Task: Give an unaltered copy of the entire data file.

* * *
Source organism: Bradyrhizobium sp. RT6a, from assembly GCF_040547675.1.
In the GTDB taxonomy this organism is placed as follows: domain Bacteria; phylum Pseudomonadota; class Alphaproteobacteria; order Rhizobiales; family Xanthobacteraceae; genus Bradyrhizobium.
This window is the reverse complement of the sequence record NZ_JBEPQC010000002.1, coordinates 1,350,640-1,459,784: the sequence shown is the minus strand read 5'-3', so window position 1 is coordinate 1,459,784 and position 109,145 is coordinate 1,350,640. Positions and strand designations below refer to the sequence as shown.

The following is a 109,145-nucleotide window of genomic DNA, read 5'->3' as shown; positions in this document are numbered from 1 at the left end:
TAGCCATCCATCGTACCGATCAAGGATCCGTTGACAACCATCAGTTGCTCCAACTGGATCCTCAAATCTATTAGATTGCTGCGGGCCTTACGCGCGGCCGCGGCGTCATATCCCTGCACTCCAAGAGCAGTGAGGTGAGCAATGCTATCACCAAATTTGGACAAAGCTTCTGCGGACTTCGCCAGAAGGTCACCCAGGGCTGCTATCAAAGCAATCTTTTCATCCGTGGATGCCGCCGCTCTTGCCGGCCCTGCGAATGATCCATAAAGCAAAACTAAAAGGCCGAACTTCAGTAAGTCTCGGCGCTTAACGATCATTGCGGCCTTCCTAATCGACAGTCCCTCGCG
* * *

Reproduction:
Source organism: Bradyrhizobium sp. RT6a, from assembly GCF_040547675.1.
In the GTDB taxonomy this organism is placed as follows: domain Bacteria; phylum Pseudomonadota; class Alphaproteobacteria; order Rhizobiales; family Xanthobacteraceae; genus Bradyrhizobium.
This window is the reverse complement of the sequence record NZ_JBEPQC010000002.1, coordinates 1,350,640-1,459,784: the sequence shown is the minus strand read 5'-3', so window position 1 is coordinate 1,459,784 and position 109,145 is coordinate 1,350,640. Positions and strand designations below refer to the sequence as shown.

The following is a 109,145-nucleotide window of genomic DNA, read 5'->3' as shown; positions in this document are numbered from 1 at the left end:
TAGCCATCCATCGTACCGATCAAGGATCCGTTGACAACCATCAGTTGCTCCAACTGGATCCTCAAATCTATTAGATTGCTGCGGGCCTTACGCGCGGCCGCGGCGTCATATCCCTGCACTCCAAGAGCAGTGAGGTGAGCAATGCTATCACCAAATTTGGACAAAGCTTCTGCGGACTTCGCCAGAAGGTCACCCAGGGCTGCTATCAAAGCAATCTTTTCATCCGTGGATGCCGCCGCTCTTGCCGGCCCTGCGAATGATCCATAAAGCAAAACTAAAAGGCCGAACTTCAGTAAGTCTCGGCGCTTAACGATCATTGCGGCCTTCCTAATCGACAGTCCCTCGCG